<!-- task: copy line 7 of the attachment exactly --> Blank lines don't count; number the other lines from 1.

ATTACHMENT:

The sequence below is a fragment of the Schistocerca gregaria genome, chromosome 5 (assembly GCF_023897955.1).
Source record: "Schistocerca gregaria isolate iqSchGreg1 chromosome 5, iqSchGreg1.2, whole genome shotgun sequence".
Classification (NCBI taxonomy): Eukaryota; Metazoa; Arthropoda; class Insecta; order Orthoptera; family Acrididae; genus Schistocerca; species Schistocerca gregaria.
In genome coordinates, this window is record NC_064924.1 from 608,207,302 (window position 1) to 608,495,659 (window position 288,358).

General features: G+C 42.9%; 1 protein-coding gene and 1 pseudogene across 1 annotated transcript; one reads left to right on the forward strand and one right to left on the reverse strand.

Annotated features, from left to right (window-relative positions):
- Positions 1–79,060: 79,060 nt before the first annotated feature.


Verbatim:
- Positions 1–79,060: 79,060 nt before the first annotated feature.